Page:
If you see an old man sitting alone
at the bus stop and wonder who he is
I can tell you.
He is my father.
He is not waiting for a bus or a friend
nor is he taking a brief rest before
resuming his walk.
He doesn't intend to shop in the
nearby stores either
he is just sitting there on the bench.

Occasionally he smiles and talks.
No one listens.
Nobody is interested.
And he doesn't seem to care
if someone listens or not.

A stream of cars, buses, and people
flows on the road.
A river of images, metaphors, and
similes flows through his head.
When everything stops
at the traffic lights it is midnight
back in his village. Morning starts
when lights turn green.
When someone honks
his neighbor's dog barks.

When a yellow car passes by
a thousand mustard flowers
bloom in his head.

Originally published in the July 2018 issue of Words Without Borders. Original text and translation © 2018 Ajmer Rode. All rights reserved.

translated by Julia Sanches

The light retires to the lamp
and suddenly all is dark again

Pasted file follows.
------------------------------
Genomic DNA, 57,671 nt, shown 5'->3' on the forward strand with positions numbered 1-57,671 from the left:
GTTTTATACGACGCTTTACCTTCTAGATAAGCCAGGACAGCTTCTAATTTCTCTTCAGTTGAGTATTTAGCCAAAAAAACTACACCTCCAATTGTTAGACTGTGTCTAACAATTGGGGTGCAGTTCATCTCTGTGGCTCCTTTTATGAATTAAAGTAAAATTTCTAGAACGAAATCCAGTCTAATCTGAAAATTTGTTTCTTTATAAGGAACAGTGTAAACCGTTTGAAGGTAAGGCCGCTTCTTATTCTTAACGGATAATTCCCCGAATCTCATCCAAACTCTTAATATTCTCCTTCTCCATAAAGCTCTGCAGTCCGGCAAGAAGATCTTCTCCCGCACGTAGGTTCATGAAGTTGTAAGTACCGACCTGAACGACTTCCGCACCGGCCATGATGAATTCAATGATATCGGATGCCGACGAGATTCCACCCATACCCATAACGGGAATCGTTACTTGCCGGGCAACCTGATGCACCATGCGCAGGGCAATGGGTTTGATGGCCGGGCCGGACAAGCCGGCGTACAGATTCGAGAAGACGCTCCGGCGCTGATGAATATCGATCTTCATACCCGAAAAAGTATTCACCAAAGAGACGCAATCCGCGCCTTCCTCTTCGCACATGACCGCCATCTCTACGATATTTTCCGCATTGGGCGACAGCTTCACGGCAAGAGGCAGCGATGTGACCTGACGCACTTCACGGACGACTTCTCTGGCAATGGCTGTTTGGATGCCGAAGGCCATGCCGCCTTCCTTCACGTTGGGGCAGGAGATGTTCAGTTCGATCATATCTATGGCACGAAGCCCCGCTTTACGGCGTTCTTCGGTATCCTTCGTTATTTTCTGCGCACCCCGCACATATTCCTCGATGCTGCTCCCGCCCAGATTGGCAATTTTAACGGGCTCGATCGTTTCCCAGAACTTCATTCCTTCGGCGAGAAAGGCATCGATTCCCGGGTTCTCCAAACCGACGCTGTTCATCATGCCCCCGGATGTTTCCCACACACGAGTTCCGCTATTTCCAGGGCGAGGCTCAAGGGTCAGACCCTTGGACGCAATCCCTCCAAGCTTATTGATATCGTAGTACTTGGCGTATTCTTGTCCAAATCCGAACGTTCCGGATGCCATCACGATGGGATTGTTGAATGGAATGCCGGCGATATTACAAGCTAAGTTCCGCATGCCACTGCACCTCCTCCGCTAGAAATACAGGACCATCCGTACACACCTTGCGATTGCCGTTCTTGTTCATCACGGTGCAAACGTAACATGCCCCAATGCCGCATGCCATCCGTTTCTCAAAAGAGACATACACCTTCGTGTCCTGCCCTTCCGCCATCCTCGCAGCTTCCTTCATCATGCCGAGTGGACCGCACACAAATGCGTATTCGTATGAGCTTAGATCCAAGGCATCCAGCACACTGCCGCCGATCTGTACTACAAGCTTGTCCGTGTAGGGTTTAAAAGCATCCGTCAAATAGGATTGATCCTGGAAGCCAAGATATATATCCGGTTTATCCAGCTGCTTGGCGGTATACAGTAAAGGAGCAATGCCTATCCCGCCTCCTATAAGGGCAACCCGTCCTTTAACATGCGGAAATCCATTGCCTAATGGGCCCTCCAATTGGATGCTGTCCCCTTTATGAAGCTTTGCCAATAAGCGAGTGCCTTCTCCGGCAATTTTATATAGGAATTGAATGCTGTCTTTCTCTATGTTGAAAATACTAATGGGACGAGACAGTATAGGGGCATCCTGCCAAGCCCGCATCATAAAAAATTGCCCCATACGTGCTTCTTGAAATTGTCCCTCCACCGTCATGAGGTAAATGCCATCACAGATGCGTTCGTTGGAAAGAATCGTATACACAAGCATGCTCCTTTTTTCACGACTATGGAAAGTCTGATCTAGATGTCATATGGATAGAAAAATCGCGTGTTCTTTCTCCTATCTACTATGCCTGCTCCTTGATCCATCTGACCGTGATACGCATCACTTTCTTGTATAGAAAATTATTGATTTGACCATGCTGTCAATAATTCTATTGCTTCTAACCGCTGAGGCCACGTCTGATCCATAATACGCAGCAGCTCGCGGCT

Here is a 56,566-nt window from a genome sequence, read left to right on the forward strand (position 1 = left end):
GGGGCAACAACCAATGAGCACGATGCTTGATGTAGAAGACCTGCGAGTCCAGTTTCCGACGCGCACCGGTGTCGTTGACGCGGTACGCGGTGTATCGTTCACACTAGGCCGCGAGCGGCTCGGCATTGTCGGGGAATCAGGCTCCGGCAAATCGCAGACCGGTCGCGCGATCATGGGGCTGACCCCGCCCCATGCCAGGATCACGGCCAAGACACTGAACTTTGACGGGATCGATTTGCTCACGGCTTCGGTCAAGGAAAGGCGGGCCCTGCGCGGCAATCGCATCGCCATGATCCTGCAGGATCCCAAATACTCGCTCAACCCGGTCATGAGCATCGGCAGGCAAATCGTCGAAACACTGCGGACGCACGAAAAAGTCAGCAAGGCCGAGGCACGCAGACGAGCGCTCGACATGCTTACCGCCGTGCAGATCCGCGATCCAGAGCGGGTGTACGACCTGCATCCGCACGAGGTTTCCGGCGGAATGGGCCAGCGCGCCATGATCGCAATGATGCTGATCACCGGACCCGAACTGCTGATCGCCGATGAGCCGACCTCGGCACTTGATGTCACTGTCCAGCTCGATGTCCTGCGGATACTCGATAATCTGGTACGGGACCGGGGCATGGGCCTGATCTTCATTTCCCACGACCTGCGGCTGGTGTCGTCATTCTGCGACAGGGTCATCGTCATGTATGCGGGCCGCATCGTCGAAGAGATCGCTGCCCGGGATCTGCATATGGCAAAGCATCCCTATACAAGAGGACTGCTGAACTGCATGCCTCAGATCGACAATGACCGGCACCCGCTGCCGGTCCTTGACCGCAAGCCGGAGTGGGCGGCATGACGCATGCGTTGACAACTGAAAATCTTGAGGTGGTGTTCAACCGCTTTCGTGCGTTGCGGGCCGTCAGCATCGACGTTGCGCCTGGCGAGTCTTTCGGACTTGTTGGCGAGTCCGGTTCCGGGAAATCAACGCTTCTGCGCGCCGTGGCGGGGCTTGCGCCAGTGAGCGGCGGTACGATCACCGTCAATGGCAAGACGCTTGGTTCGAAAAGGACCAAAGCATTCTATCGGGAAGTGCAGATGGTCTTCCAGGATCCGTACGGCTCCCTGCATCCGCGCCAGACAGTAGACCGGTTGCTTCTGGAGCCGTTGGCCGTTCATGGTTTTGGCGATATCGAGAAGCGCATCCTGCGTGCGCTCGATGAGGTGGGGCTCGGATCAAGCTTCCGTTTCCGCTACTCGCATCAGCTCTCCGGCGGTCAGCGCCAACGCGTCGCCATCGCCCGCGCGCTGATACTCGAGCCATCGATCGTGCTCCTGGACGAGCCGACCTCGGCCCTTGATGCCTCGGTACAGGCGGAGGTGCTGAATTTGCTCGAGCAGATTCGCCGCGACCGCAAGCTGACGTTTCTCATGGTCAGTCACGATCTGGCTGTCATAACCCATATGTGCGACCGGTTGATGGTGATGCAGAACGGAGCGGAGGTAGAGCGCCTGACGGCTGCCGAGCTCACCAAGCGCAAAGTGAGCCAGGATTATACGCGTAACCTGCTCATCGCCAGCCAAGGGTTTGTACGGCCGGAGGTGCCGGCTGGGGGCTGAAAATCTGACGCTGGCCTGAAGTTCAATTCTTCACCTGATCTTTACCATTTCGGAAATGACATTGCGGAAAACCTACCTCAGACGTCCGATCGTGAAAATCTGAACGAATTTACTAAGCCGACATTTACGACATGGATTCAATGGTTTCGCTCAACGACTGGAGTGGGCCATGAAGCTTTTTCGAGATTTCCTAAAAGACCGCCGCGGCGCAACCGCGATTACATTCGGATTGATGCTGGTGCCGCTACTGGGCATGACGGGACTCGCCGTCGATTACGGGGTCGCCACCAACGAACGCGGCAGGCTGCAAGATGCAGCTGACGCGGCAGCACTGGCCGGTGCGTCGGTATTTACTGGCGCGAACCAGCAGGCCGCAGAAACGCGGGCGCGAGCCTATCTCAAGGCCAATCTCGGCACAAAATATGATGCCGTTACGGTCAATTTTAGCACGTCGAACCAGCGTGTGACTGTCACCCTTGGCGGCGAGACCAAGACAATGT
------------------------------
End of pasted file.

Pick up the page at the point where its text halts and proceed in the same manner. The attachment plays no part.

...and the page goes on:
who out there has caught the night-moth
and instructs it in shadow?

After countless drills
the torn-winged moth
no longer knows how to fly
and trails through the twilight
crawling snail-slow
toward the light.

Originally published in the July 2018 issue of Words Without Borders. Copyright © Yao Feng. Used with permission of the author. Translation © 2018 by Julia Sanches. All rights reserved. 


translated by Natascha Bruce


1. Two Worlds

this city I come from
when I come here
its deep recesses
wield twilight like a knife
slicing the world in two
the world begins with a slot machine
but its end is nowhere to be found
within the world
someone detonates the night
knocks at the gates of ruin
a flash of fortune